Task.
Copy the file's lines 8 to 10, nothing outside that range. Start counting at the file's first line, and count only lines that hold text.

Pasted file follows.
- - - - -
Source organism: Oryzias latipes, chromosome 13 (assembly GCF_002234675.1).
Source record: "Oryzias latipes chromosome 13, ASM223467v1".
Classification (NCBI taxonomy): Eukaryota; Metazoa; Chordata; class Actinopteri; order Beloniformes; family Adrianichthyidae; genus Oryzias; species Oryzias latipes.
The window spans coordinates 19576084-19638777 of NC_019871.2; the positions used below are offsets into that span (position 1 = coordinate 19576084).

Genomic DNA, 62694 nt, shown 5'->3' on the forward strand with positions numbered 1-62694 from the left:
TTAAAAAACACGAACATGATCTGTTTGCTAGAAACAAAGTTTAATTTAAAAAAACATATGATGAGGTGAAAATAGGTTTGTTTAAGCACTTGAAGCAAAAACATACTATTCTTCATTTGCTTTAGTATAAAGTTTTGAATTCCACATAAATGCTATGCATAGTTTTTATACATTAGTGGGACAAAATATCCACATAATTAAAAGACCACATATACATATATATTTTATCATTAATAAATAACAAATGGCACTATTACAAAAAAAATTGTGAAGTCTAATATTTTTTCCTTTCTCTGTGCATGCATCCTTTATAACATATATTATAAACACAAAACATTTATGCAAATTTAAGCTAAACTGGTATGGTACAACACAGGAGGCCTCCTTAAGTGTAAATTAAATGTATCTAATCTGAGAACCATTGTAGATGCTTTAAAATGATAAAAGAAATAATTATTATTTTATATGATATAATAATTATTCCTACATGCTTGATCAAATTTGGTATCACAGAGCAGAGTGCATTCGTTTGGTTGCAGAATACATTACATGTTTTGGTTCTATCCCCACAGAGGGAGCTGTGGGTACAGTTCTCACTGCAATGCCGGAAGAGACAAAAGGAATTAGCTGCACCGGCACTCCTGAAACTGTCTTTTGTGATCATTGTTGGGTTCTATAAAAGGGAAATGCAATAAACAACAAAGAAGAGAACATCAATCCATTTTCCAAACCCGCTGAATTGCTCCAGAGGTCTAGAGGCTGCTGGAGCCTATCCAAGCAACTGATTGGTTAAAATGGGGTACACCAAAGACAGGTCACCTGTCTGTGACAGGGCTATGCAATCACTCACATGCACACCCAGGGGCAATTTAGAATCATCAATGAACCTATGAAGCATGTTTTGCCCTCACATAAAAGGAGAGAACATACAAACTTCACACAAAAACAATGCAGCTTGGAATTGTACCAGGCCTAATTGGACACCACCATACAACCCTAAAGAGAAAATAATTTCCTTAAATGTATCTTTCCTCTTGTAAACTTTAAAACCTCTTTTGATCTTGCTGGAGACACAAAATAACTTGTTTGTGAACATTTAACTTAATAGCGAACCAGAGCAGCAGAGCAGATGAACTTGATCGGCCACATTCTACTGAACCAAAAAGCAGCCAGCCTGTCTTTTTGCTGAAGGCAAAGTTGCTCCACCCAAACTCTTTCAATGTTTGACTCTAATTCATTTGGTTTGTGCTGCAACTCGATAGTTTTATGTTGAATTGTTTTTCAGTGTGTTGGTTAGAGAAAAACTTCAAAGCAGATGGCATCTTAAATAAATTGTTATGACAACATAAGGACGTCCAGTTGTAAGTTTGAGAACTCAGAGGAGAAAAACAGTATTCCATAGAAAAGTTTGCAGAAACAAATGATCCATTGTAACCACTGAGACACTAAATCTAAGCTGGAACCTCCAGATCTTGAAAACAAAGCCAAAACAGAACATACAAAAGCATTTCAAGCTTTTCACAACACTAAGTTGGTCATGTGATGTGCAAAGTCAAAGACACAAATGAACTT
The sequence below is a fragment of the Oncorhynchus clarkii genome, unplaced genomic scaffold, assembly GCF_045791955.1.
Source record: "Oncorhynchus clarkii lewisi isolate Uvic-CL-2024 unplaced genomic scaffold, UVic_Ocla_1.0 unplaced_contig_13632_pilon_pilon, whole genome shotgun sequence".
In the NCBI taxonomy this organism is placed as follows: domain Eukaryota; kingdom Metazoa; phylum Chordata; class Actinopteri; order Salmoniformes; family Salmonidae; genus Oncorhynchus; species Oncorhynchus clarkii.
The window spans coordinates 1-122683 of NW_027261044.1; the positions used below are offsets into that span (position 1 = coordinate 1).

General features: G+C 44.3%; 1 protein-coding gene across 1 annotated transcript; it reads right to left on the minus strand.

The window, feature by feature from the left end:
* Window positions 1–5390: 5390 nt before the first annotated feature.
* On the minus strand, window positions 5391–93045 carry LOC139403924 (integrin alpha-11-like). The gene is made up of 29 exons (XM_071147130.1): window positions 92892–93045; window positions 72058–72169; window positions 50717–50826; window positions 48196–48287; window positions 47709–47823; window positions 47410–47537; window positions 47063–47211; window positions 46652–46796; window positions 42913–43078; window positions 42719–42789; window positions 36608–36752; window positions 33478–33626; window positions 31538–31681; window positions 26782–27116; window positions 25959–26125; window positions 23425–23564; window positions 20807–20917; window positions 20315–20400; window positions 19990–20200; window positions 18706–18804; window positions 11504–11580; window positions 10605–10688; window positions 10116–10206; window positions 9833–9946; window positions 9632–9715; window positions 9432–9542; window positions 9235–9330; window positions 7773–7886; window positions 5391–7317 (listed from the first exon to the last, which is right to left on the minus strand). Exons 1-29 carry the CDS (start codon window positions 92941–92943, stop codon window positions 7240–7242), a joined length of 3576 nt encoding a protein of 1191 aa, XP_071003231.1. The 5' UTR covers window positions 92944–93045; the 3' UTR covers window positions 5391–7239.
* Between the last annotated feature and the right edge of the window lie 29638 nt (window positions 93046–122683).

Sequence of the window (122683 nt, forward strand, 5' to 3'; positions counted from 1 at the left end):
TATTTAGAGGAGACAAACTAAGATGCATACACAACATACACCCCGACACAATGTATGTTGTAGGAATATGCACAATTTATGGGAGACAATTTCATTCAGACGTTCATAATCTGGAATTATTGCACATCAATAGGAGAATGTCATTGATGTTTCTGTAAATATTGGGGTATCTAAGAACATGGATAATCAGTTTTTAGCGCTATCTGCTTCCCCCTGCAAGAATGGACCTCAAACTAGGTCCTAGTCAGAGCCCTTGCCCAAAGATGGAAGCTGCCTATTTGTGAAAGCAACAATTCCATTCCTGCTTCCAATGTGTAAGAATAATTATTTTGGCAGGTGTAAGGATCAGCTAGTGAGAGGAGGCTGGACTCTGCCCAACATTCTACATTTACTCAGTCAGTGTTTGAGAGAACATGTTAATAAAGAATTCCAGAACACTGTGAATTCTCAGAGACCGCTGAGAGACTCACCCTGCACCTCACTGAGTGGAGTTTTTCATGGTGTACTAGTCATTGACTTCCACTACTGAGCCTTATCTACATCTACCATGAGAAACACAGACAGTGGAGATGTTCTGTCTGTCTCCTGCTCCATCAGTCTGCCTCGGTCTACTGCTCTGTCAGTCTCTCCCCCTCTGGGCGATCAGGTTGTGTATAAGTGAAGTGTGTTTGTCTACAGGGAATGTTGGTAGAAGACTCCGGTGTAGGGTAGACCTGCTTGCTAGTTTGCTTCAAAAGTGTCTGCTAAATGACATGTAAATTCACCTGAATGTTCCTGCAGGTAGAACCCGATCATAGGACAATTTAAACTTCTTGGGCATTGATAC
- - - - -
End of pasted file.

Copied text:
Source record: "Oncorhynchus clarkii lewisi isolate Uvic-CL-2024 unplaced genomic scaffold, UVic_Ocla_1.0 unplaced_contig_13632_pilon_pilon, whole genome shotgun sequence".
In the NCBI taxonomy this organism is placed as follows: domain Eukaryota; kingdom Metazoa; phylum Chordata; class Actinopteri; order Salmoniformes; family Salmonidae; genus Oncorhynchus; species Oncorhynchus clarkii.
The window spans coordinates 1-122683 of NW_027261044.1; the positions used below are offsets into that span (position 1 = coordinate 1).